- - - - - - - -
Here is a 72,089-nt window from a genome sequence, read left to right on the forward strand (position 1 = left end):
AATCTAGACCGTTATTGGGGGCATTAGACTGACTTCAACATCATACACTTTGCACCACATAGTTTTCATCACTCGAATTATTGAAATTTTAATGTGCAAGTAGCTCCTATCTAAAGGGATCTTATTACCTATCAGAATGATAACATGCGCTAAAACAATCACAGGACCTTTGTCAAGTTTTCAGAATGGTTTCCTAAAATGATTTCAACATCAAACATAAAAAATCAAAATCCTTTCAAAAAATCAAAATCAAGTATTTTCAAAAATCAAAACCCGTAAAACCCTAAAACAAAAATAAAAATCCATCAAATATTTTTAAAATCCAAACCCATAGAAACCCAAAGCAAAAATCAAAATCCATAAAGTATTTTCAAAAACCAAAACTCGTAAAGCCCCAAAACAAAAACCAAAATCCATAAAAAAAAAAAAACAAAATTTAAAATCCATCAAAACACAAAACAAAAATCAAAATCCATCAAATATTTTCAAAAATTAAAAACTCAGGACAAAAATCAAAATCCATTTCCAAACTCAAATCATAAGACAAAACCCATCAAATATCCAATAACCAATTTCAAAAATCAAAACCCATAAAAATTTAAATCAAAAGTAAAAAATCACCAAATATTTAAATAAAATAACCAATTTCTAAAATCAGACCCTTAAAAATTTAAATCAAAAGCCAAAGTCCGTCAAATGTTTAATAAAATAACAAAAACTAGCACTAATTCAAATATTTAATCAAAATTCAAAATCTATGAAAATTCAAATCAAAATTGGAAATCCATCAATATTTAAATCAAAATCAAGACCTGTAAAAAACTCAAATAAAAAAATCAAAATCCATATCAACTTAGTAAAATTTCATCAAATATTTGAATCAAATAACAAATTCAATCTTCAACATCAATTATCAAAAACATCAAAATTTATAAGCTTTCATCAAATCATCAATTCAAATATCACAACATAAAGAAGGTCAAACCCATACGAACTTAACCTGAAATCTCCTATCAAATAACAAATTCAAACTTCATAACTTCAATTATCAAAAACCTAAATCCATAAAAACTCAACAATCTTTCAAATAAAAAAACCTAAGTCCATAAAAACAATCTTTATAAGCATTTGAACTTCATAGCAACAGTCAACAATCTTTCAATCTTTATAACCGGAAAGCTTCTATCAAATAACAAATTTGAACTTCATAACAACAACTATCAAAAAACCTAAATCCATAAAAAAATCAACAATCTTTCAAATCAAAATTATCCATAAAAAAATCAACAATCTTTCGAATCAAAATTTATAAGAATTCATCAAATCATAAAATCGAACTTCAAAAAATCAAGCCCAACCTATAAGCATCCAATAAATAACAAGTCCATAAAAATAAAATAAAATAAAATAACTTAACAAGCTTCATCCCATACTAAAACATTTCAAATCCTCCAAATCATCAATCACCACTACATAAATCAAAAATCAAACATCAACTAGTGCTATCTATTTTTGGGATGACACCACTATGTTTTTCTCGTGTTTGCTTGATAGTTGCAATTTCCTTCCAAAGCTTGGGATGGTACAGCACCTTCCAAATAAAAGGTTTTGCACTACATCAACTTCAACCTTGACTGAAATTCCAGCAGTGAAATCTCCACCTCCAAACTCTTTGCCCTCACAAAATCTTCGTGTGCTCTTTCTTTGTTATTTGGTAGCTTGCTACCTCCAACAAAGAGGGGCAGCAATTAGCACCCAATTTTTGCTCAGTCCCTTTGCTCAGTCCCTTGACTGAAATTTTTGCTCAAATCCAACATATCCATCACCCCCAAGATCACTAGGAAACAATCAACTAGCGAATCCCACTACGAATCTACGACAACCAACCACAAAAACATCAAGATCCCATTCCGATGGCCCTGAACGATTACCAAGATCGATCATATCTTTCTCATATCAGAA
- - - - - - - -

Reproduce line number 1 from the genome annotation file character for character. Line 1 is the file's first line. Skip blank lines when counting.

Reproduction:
Here is a 72,089-nt window from a genome sequence, read left to right on the forward strand (position 1 = left end):